559

    Default

    Fat Fab, love your description of the no parking zone, I have found I can hear a change in the sound of the arc when the sides have had enough and it is time to move to the other side. Hope this helps, Paul
    More Spark Today Please

  8. #8
    Join Date
    Aug 2007
    Location
    New Orleans, LA
    Posts
    161

    Default

    Same as with a stick, side to side and don't sit in the middle. Correct procedure when running uphill with sticks is to run overlapping stringer beads, with the stringers being no more than 1 and 1/2 times the width of the electrode. I.E 1/8th electrodes would have a bead width of no more than 7/16 inch. It isn't as pretty a weld, but the chance of inclusions is much lower.

    I don't use 7016 for anything always 7018. Lincoln Excalibur is the most forgiving I have used. If I can't get it I prefer Harris E7018. Stay away from Lincoln 7018AC if you are using a DC machine (the only place I have ever seen the stuff is home depot or lowes, but on dc it bugholes worse then anything I have ever used with any amount of breeze). The others don't care if it is ac or dc. I have had the best luck with these two. When you are learning use 3/32, and don't get in a hurry to move on. Stick with it until you have it down then move up to the next size.

    Just thought I would share since you are planning to start with sticks. Basically if you can run 7018 uphill properly you can do anything.
    Lincoln: Eagle 10,000, Weld-Pak HD, Weld-Pak 155, AC-225, LN-25 wirefeeder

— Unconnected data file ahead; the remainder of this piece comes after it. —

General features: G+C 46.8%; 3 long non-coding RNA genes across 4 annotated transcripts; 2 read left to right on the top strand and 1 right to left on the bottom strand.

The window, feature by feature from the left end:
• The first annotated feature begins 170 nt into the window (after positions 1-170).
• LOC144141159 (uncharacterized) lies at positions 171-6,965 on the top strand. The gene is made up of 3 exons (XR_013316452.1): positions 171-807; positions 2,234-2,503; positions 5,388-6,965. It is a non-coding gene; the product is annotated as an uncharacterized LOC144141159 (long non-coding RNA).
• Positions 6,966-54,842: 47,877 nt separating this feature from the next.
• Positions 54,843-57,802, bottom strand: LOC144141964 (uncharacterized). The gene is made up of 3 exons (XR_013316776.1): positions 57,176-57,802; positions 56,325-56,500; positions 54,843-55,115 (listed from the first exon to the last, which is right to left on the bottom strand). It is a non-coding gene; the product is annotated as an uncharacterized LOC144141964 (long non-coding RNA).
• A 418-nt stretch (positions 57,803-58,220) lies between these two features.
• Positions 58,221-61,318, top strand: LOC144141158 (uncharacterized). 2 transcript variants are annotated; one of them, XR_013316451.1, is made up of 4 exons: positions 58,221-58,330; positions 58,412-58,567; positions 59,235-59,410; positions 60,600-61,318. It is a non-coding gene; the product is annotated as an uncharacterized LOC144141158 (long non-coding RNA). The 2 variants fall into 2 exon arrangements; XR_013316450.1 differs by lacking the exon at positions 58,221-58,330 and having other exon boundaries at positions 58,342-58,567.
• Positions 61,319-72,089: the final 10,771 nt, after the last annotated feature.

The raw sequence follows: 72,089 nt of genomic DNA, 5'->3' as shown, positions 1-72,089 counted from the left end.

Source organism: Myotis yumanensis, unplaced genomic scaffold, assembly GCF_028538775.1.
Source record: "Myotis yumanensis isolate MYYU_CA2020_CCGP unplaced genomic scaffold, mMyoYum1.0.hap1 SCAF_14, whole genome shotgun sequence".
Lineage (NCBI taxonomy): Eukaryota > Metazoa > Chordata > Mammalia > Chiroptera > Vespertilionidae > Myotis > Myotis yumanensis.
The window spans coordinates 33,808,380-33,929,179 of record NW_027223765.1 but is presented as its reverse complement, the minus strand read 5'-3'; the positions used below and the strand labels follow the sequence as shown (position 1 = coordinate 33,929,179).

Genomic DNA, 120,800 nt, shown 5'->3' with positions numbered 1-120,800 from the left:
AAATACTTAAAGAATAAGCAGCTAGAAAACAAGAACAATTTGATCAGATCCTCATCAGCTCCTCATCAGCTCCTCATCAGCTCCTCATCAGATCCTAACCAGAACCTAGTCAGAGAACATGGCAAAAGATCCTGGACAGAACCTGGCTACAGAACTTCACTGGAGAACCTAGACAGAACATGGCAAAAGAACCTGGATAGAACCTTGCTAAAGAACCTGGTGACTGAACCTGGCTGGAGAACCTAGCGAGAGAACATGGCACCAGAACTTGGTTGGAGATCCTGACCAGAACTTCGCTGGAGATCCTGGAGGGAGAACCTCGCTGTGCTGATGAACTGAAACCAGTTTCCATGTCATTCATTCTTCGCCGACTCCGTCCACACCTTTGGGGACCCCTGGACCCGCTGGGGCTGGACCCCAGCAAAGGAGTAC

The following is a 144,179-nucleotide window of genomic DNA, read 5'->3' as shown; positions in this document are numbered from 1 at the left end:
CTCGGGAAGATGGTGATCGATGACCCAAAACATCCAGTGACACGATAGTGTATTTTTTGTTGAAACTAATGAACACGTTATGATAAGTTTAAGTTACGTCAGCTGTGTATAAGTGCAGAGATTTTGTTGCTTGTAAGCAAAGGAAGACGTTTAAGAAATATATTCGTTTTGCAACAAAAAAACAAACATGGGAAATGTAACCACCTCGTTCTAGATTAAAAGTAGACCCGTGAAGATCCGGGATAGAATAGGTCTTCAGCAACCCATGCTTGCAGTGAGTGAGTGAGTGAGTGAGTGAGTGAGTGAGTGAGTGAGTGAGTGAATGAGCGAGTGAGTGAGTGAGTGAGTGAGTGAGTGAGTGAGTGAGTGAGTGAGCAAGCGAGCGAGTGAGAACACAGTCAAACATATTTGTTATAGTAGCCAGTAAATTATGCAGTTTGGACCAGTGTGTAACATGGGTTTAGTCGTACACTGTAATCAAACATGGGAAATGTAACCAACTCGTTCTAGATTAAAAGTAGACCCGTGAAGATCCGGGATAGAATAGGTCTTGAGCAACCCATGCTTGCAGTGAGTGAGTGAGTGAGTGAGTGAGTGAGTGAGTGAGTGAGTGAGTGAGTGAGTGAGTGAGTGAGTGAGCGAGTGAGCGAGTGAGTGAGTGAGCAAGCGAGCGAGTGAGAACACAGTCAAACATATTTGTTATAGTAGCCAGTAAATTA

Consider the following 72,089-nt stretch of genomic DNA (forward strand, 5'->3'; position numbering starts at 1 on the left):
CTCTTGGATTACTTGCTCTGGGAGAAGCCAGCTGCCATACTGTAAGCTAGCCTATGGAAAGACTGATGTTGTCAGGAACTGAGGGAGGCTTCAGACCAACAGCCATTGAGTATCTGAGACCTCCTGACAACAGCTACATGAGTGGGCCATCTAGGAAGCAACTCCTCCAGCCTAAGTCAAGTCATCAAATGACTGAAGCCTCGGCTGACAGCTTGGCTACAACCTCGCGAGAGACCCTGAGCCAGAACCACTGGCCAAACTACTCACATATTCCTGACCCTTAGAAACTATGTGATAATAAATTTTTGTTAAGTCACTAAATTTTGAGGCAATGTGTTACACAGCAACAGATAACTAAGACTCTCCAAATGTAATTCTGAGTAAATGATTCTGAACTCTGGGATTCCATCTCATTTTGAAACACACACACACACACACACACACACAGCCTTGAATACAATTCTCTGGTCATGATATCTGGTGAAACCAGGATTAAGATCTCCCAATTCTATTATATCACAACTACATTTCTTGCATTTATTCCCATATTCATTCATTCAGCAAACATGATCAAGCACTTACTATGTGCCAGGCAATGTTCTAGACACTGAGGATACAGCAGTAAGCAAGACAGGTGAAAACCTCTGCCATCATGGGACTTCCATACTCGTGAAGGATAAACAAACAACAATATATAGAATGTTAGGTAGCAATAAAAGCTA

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  9. #9
    Join Date
    Jul 2007
    Location
    Winnipeg, MB CANADA
    Posts
    41

    Default

    Since we are on the topic of uphill welding and kinda got onto stick electrodes has anyone ever used ESAB's 7018, or OK55 as its called? I personally dont think its that great for what u pay i think $34/ 20# box. I find that it sticks alot more and doesnt flow as nice as the linoln or Blueshield 7018? i mean i could be full of crap but thats just what i think, and was wondering what other people think as well

  10. #10
    Join Date
    Jul 2007
    Posts
    16

    Default

    well above poster is right if u can master vertical up stick u should be able to learn any kinda welding.


    Now with the mig vertical up u need to set up ur machine to run low, not sure but some call it short circuit welding(some dont) set ur settings at 175 wire speed and around 17-18 volts. Not sure what ur welding but this should work good for mild steel around 3/8. If running hot or bead to big adjust wire speed first down or up. If that dont work then adjust volts either down if getting to hot to handle or up if it isnt. Doing this u need to pause in each side and let bite in and fill up then whip to other side and repeat. Make sure u go quick in middle and it will fill up by itself.

    other than that as with any kinda welding PRACTICE, practice and more PRACTICE will get u going